Odom Group

Regulatory evolution in mammalian tissues

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Duncan Odom’s Associate Research Group operated at the Wellcome Sanger Institute from 2011 to 2018. This page is no longer being updated but is being maintained as a historical record of the work of the group during that time. To contact Duncan at the Cancer Research UK Cambridge Institute, please email: duncan.odom@cruk.cam.ac.uk

We compared how transcription and transcriptional regulation vary during evolution, and the implications this regulatory plasticity has for diseases such as cancer. We used numerous new high-throughput methods combined with analysis of multiple mammals and vertebrates to reveal fundamental biological insights into tissue-specification and genome evolution.


The wide variety in forms and functions among animals we see today is profoundly linked with diseases such as cancer by the simple fact that they originate from a common source: differences in DNA.

Enormous efforts are being put forth to identify the mutations associated with cancers, but one of the most formidable challenges today is understanding what these mutations do (or, more often, do not do). There is still a very poor understanding of which changes in the genome are harmless, and which have an effect of some kind, either good or bad. We analyze how very divergent genomes from different species can create the same, highly conserved cell type, liver, and what lessons this conservation holds for understanding the biology of the genome.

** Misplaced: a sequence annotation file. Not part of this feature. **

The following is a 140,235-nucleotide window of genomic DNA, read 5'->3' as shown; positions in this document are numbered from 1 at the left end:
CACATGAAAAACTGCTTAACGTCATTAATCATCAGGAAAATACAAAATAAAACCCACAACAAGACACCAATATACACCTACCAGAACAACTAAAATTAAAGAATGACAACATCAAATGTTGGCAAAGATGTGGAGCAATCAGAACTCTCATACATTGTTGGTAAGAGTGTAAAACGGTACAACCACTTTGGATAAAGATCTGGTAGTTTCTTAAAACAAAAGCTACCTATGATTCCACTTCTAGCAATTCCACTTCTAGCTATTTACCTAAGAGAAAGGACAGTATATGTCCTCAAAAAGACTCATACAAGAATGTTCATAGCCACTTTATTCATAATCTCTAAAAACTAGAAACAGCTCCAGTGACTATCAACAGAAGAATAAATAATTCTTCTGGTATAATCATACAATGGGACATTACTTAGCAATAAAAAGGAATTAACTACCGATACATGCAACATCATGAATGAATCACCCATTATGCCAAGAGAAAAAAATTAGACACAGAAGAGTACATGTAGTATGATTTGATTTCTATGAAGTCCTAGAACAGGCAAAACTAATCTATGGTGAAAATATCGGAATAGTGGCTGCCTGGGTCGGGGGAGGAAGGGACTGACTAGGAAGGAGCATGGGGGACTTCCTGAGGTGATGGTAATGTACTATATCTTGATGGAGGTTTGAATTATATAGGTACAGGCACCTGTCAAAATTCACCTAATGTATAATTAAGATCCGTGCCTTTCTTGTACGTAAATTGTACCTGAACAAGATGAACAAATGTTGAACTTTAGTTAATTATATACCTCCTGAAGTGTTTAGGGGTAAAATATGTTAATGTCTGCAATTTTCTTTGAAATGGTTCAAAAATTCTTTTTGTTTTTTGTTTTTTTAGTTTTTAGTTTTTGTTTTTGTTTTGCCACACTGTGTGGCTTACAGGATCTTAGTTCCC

Many different kinds of proteins interact with the mammalian genome to direct transcription of specific cell types.These protein-DNA interactions range from very precise, yet widespread binding of tissue-specific transcription factors, to the anchorage-like binding of insulator proteins such as CTCF and NRSF, to the basic transcriptional machinery of the polymerases.

The tRNA genes bound by Pol III diverge in genomic location and functional usage among mammals
To gain insight into how transcription, evolution, and the rapidly evolving genome interact, the Odom laboratory (along with our collaborators) have used comparisons of all these layers of transcriptional regulation both:

  • among different cell types within one species
  • among the same cell type from many species

For instance, we have discovered that mammalian transcription factors rarely, if ever, show high conservation in transcription factor binding, as was previously expected. In contrast, insulators are much more frequently conserved, but are subject to lineage-specific, large-scale remodelling based on activation of repeat elements in the genome. At the level of the basal machinery, by investigating how RNA polymerase III regulates tRNAs in multuple mammals, we have discovered that the polymerases responsible for gene expression may be under constraint at the level of their transcripts, the mechanism for which we are actively investigating.

Our ongoing work at the Sanger Institute will produce a cross-sectional view of the liver epigenome for a wide variety of vertebrates. In addition, we have begun an integrated cancer systems biology project that combines the high-throughput experimental expertise at the Wellcome Sanger Institute with the cancer biology approaches from Cancer Research UK’s Cambridge Research Institute.


In addition to many collaborators at the Sanger Institute and The Cambridge Research Institute (CRI), we also work closely with a number of sister groups, including those of:


Paul Flicek

Vertebrate Genomics Team, EMBL-EBI, Hinxton


Anton Enright

Enright Group, EMBL-EBI, Hinxton


Alvis Brazma

Functional Genomics Team, EMBL-EBI, Hinxton


John Marioni

Marioni Group, EMBL-EBI, Hinxton


Benjamin Blencowe

Blencowe Lab, University of Toronto


Jernej Ule

MRC Laboratory of Molecular Biology, Cambridge


Michaela Frye

The Wellcome Trust Centre for Stem Cell Research, Cambridge



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